DP Energy secures partnership for tidal energy project in Nova Scotia

5 Aug 2021

Simon De Pietro, CEO of DP Energy. Image: Cathal Noonan Photography

Two Japanese companies have teamed up with Ireland’s DP Energy to work on a ‘groundbreaking’ tidal power project in the Bay of Fundy.

Irish renewable energy developer DP Energy has partnered with two Japanese companies on a project that will assist in meeting Nova Scotia’s target of supplying 10pc of electricity demand through tidal power.

The Cork company entered into a joint development agreement with energy utility company Chubu Electric Power Company (Chubu) and international cargo shipping company Kawasaki Kisen Kaisha (K Line) to develop the first phase of the Uisce Tapa project in the Bay of Fundy.

This area has some of the highest tides in the world, with a tidal range of more than 13 metres and currents that can exceed 10 knots.

The first turbines of the Uisce Tapa project are scheduled to be installed in 2023. The initial phase will use three 1.5MW Andritz hydro turbines and generation capacity will move to 9MW in the second phase of the project.

“We are delighted to be partnering with Chubu and K Line on developing an exciting project in one of the most challenging marine environments in the world,” said Simon De Pietro, CEO of DP Energy.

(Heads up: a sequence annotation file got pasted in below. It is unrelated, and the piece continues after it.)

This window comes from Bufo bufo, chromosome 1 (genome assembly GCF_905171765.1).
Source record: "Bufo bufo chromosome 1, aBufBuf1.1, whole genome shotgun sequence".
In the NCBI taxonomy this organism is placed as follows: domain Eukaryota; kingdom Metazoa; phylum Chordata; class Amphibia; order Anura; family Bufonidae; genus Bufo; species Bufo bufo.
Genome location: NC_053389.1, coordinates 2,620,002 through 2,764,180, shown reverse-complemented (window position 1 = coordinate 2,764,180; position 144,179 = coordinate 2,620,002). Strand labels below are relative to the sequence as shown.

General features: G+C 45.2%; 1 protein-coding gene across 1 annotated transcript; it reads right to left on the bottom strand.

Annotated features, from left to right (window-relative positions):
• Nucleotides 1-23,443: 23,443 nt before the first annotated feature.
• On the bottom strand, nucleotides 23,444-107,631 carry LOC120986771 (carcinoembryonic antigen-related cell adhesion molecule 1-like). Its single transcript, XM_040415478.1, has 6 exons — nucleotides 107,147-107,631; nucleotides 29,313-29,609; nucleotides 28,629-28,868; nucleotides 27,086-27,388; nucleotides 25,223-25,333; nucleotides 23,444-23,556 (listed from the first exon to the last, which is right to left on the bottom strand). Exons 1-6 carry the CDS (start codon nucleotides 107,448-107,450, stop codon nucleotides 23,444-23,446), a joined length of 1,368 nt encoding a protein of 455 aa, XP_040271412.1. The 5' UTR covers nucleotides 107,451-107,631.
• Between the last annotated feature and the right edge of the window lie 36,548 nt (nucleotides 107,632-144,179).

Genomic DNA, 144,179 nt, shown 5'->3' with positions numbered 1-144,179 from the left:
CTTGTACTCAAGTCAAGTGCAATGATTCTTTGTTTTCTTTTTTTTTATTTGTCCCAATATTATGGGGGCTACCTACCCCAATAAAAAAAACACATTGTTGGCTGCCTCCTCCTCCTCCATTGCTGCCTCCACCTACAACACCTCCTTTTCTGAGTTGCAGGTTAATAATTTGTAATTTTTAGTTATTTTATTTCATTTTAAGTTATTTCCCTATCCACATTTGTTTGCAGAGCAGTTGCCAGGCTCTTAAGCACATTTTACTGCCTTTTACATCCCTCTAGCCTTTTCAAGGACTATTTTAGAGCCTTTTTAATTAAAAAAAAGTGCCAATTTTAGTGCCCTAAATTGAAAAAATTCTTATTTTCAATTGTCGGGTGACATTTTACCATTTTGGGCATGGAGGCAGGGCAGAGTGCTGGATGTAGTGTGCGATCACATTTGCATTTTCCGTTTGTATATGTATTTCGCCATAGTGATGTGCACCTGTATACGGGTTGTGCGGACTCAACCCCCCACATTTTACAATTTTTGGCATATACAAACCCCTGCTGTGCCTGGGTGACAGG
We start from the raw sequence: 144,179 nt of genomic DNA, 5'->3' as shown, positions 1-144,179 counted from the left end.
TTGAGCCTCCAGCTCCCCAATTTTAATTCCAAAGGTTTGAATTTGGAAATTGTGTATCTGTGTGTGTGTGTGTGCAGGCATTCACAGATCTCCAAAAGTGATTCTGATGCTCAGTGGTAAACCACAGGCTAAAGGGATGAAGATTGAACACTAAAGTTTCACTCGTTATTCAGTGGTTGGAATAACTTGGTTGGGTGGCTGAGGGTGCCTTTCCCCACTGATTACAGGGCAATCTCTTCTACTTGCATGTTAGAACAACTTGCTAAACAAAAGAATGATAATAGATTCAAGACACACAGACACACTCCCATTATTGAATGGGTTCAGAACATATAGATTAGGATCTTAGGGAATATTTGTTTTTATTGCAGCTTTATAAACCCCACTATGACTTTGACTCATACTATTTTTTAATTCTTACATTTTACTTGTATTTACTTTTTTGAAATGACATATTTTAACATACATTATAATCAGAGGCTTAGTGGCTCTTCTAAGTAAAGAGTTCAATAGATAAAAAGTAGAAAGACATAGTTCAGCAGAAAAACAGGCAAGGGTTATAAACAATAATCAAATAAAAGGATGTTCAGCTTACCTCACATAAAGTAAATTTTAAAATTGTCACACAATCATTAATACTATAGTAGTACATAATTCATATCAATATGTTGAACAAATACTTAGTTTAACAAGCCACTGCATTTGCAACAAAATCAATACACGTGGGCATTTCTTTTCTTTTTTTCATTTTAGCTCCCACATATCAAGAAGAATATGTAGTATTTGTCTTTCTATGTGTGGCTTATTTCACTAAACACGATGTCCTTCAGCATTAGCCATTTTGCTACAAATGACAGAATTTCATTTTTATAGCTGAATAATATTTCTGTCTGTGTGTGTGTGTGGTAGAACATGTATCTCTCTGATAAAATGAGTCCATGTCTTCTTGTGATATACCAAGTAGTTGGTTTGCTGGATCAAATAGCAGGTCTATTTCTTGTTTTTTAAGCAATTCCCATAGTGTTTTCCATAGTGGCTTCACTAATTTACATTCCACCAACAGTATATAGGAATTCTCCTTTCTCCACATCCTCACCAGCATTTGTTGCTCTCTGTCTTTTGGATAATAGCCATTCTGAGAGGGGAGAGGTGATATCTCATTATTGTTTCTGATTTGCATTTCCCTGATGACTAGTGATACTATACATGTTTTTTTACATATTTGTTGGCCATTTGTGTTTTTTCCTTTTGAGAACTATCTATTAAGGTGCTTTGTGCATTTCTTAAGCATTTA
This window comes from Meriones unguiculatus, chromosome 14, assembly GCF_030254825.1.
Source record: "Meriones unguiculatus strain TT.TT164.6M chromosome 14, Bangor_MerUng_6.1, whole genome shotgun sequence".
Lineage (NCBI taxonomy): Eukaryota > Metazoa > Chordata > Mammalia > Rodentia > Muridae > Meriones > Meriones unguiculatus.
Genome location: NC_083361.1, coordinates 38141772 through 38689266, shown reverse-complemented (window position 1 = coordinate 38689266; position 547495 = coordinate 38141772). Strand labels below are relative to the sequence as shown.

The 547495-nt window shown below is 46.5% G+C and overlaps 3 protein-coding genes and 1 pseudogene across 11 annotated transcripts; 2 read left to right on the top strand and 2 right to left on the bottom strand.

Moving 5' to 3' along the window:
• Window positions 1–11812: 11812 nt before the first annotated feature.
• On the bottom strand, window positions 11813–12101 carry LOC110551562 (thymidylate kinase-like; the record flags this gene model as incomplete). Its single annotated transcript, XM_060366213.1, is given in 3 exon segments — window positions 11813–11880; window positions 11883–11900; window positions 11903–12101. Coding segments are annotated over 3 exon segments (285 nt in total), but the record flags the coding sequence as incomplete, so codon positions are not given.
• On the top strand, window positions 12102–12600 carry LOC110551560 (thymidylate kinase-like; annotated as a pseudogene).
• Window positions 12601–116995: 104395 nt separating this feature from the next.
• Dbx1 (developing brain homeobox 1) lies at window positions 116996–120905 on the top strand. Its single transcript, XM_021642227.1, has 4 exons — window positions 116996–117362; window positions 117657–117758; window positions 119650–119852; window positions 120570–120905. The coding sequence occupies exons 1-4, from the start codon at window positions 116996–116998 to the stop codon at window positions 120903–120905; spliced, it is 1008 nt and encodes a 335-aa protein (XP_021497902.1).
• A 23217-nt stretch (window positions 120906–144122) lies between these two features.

“[We] believe our combined skillsets, together with the proven Andritz technology, will enable us to meet that challenge and deliver what will be a groundbreaking project for the sector.”

The project secured a 15-year power purchase agreement of $530 per MWh under Nova Scotia’s Marine Renewable Energy Act and it also received a $29.75m grant from Natural Resources Canada.

While DP Energy is headquartered in Cork, it operates worldwide with a global portfolio of more than 5GW under development across onshore wind, solar and offshore wind technologies in Ireland, Australia, Canada and the UK.

De Pietro said that while Uisce Tapa is “modest in scale”, the company hopes it will provide the “essential step from technology demonstration to early array demonstration” that could lead to further developments in Canada and facilitate plans for wave energy projects off the west coast of Ireland.

Sam Cox was a journalist at Silicon Republic covering sci-tech news